Youngsters should be free to choose their future affiliations, not be sentenced to a lifetime of matchday misery.
A gift of sporting happiness
Here's a 21st century dilemma for you: which football team should your son support? The knee-jerk response - "he'll support my team" - is considered to be the correct and honourable one. But pause for a second. Isn't that the kind of crude and illogical thinking we should have evolved beyond?
You would not dream of limiting your kids' aspirations in any other aspect of life - "Don't bother learning to read, Johnny, you are destined to be a toilet cleaner" - so why would you insist they support, say, Southampton? Now, if you still live in Southampton, I can see the logic. Dad takes little Johnny to the match and they "bond" - albeit in shared misery, like First World War soldiers comparing trench foot.
But who sticks around in their home town nowadays? Take me, for example. I was born and raised in Birmingham but for the past 10 years have lived in Liverpool, where my first child Harry was recently born. Now, the temptation was to create a football fan in my own image - to drape young Harry in the royal blue of Birmingham City and present him to the St Andrews faithful as their latest disciple. A proud moment for me, a lifetime of misery for my son. It would surely be kinder, more logical even, to dress him in red and take him to Anfield. One League Cup versus five European Cups sounds like the classic "no-brainer" question.
And what about you? The fact you are reading this newspaper suggests you do not live in Birmingham, Liverpool, or even Southampton (or, if you do, you have a exceedingly dedicated paperboy). Nor indeed do you live in any of the multitude of American, Canadian, Australian and European towns and cities blighted by association with an underachieving sports franchise. You have cut the apron strings of the Motherland. You have dared to taste the milk and honey of the UAE - a land newly invigorated by the twin pillars of ambition and optimism, not the strangulating weeds of stoicism and the good-natured acceptance of failure.
If you raise children in this new New World, you are effectively offering them a blank canvas upon which to paint their own sporting colours. Why burden them with your own nostalgic baggage - a pointless affiliation to 11 journeymen who gather each Saturday in some half-empty stadium, in some damp mill town, thousands of miles away? That would be like the poor US immigrants of the 19th century, who fled the disease and degradation of old Europe and made it all the way across the Atlantic, only to settle in the disease and degradation of a New York slum. So close and yet so far.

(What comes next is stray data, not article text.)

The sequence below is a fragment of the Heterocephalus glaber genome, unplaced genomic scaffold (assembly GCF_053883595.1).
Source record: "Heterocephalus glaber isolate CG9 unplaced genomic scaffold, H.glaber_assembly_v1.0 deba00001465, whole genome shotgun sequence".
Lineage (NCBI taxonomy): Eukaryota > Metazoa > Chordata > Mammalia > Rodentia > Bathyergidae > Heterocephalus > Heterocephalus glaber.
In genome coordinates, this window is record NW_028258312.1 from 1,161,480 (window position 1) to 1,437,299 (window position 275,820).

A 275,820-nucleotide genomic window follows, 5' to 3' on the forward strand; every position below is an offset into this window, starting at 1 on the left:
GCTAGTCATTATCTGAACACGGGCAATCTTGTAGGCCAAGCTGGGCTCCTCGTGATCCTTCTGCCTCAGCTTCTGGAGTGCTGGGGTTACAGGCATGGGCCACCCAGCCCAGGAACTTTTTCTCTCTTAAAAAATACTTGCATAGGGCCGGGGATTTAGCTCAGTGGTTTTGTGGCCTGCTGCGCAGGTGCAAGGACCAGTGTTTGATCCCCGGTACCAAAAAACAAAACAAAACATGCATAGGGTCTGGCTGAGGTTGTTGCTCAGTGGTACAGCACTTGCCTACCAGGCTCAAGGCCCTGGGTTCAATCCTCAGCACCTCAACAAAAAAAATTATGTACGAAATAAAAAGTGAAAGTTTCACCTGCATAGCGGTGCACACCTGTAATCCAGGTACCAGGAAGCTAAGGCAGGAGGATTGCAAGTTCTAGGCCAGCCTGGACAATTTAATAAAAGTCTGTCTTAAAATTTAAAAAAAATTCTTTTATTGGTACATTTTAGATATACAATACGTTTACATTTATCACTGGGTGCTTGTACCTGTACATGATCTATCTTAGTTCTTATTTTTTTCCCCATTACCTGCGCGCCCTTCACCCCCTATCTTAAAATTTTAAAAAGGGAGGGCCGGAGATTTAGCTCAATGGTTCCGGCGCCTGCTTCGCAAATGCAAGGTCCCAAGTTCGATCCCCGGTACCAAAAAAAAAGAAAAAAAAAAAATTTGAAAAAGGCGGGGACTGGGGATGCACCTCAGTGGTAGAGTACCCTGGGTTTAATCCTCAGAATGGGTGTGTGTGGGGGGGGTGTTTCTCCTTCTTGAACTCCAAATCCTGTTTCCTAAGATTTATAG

There is an old cliche: if you love someone, set them free. I say if you love someone, set them three. By which I mean a choice of three: Liverpool, Manchester United or Arsenal. Tell your boy to pick one, then swallow your pride and know that you have bestowed upon him the greatest gift a father can give: sporting happiness. Incidentally, the answer to my son's allegiance dilemma was also a "no-brainer", in the sense that I did not use my brain to produce it. Harry is now three months and 12 days into the lifetime of misery he will endure as a Birmingham City fan. Sorry, son.
Journalists are usually painted as the pantomime villains of the sporting world. Like Cinderella's wicked stepmother, they connive their way into the lives of athletes, then abuse that position of trust by spinning any unguarded comment into a monstrously distorted story. Well, that is what the sports clubs would have you believe, which is why they have spent the last 10 years putting as many barriers as possible between their athletes and journalists. Access to players is restricted, interviews are monitored by shadowy "media officers" and journalists who dare to write the "wrong" thing can even be ex-communicated, and banned from the press box. But, thanks to the Internet, you no longer need a journalist to put you at the centre of a media maelstrom - you can just do it yourself, as cricketer Tim Bresnan discovered last week. Bresnan used his Twitter page to respond to a fan who dared to mock his weight, giving a foul-mouthed response that led to newspaper headlines being devoted to the incident and him having to making an apology through the ECB. This comes shortly after footballer Darren Bent used Twitter to express his frustration - which was equally offensive - at his delayed transfer to Sunderland. Both men have since apologised, but would the stories ever have come to light if they had vented their frustration to a trusted journalist instead? I suspect not. When journalists are actually allowed to build proper relationships with players - and this does still happen occasionally - they will often act as an unofficial sounding board. A friendly hack may well have advised Bresnan and Bent to sleep on it before going public with their gripes, or at least helped them to find a more elegant phrasing. So before we start booing every "evil" sports journalist, it is worth remembering that they sometimes play the role of Fairy Godmother. Will Batchelor is a writer,broadcaster and self-confessed cynical sports fan email@example.com